Your question is most interesting to me and it's solution has been my primary research for a number of years. There are a number of ways that "a structural break" may occur. If there is a change in the Intercept or a change in Trend in "the latter portion of the time series" then one would be better suited to perform Intervention Detection (N.B. this is ...

4

If the number of points is not too big, you may try all possibilities. Let's assume that the points are $X_i=(x_i,y_i)$ where $i=1,..,N$. Than, you may loop with $j$ from $2$ to $N-2$ and fit two lines to both $\{X_1,...,X_j\}$ and $\{X_{(j+1)},...,X_N\}$. Finally, you pick $j$ for which the sum of sum of squared residuals for both lines is minimal.

4

This sounds to me more like a change point problem. You should investigate the bcp package, http://cran.r-project.org/web/packages/bcp/index.html, as well as strucchange, http://cran.r-project.org/web/packages/strucchange/index.html John Emerson maintains the bcp package, and when I met him, he seemed very willing to engage the community and potential ...

4

A "Jump" in a time series is a permanent change in the equation's implied intercept. Consider a series 1,1,1,1,4,4,4,4,4 where the basic model is y(t)=1 + 3*x(t) and x is the level shift/step shift series 0,0,0,0,1,1,1,1,1 . Thus suggests an intercept change at period 5 from a "1" to a "4" . If a second series is 1,2,3,4,8,9,10,11,12 then the model is ...

3

Here is a two cents suggestion. Denote $X_t$ the differenced series. Given $\Delta > 0$ and a point $t$, define $$a(\Delta,t) = {1\over 2\Delta + 1} |X_t|.$$ For let’s says $\Delta = 50$, the value of $a(\Delta,t)$ characterizes the off/on zones by low/high values. An anomalous step is a point $t$ where $|X_t| > \alpha a(\Delta,t)$ – you’ll need to ...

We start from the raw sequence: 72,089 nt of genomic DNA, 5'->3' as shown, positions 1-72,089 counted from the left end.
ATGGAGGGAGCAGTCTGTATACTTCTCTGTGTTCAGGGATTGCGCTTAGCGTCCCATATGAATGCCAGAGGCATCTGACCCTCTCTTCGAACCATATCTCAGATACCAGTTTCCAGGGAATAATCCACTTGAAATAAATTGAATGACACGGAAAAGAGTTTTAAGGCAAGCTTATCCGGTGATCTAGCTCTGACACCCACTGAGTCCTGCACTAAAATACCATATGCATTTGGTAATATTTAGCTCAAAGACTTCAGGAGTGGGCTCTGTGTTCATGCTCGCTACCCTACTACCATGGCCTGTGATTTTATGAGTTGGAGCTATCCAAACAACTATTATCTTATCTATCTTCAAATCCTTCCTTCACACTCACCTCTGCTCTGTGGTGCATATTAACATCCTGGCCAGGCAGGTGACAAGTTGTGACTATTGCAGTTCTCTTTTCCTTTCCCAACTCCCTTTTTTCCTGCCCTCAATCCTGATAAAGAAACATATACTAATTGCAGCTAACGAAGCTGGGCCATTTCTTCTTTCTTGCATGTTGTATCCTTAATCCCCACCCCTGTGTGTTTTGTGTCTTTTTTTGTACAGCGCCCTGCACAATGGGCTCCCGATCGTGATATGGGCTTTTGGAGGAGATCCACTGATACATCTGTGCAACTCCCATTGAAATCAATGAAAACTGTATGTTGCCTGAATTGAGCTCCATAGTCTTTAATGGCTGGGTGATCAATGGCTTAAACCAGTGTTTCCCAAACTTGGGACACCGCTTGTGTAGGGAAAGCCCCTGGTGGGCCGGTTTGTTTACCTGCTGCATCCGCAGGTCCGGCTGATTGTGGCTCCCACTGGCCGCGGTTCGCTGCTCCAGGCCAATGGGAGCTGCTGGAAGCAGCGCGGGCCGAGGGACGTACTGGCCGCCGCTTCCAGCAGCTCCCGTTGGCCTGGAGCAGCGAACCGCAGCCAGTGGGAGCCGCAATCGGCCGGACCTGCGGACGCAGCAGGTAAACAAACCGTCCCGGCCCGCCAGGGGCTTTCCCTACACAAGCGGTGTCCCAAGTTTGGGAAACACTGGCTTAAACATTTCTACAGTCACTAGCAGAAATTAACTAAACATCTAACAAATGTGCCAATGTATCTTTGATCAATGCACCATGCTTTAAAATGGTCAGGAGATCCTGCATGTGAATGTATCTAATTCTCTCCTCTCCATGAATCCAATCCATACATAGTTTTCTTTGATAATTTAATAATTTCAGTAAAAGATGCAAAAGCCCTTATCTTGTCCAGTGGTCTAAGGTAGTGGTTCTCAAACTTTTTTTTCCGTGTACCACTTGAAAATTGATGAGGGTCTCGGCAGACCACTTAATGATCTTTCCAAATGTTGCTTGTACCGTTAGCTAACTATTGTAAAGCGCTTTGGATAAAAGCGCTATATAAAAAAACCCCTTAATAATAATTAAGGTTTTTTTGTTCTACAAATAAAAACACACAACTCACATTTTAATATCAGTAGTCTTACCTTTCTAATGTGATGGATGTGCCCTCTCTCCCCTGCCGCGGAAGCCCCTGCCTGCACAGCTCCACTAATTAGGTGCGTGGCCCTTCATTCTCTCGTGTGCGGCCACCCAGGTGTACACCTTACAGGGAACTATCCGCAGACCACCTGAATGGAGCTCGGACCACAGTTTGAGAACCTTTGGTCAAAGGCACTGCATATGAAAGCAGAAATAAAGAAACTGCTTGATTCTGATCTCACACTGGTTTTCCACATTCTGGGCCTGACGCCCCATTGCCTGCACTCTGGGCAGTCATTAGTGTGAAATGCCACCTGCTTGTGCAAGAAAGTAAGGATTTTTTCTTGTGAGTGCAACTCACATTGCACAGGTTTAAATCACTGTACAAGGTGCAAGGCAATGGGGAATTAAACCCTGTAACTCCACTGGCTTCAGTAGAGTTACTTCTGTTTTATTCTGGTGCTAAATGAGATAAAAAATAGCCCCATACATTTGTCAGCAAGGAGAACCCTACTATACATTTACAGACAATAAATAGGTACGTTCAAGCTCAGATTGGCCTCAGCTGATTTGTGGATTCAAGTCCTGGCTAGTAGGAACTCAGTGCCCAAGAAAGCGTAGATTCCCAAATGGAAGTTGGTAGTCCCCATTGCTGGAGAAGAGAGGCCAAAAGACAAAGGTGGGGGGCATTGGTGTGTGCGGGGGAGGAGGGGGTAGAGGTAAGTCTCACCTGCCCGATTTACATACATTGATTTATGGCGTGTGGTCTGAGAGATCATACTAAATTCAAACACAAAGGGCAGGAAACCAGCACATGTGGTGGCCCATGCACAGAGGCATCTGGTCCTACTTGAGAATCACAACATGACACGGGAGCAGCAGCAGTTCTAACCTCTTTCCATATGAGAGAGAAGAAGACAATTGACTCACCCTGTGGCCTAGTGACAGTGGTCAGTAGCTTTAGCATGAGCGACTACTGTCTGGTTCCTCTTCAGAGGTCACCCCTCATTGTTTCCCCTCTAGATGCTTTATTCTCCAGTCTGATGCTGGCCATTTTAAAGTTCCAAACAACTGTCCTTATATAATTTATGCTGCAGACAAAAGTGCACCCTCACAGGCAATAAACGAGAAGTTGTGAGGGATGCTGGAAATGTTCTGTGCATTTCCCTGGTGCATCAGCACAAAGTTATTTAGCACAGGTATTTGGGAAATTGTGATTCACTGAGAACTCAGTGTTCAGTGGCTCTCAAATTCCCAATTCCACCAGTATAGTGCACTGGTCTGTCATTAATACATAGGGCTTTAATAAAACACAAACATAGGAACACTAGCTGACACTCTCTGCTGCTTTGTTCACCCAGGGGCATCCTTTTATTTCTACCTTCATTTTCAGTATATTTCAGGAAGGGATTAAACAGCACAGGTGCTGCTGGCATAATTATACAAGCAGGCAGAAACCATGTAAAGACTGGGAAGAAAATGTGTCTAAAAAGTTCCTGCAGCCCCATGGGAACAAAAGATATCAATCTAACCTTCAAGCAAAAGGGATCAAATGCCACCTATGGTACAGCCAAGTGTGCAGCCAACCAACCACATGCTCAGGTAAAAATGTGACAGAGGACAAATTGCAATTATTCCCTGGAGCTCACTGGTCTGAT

3

There are a number of ways that "a structural break" may occur. If there is a change in the Intercept or a change in Trend in "the latter portion of the time series" then one would be better suited to perform Intervention Detection (N.B. this is the empirical identification of the significant impact of an unspecified Deterministic Variable such as a Level ...

3

EDIT: As requested by OP, here a minimal example of how to include breakpoints in a nls. Actually, after reviewing the question and answers that is considered a duplicate, I believe they go way around to come at a solution. It can be as simple as : Data <- data.frame( A = rnorm(100), S = sample(0:9,100,TRUE) ) X <- nls(S~ B0 + B1*as.numeric(A ...

3

If you are using the changepoint package (which from the output I presume you are) then the changepoint locations always end with n. Thus the length of your data is 118 and there is a single change in mean at 15. For info AMOC means At Most One Change and thus the maximum number of changepoints the method will identify is 1. As 1 has been identified then ...

3

If you are wanting to test "significance" then I suggest you use the Asymptotic penalty option, i.e. penalty='Asymptotic' and pen.value=0.05 for 95% confidence. This automatically sets the penalty based on the cost function you are using. I find that this works well for smaller data sets <1000 but not too small <100. If you want to use the manual ...

2

In general, it's a bit odd to want to fit something as piece-wise linear. However, if you really wish to do so, then the MARS algorithm is the most direct. It will build up a function one knot at a time; and then usually prunes back the number of knots to combat over-fitting ala decision trees. You can access the MARS algotithm in R via earth or mda. In ...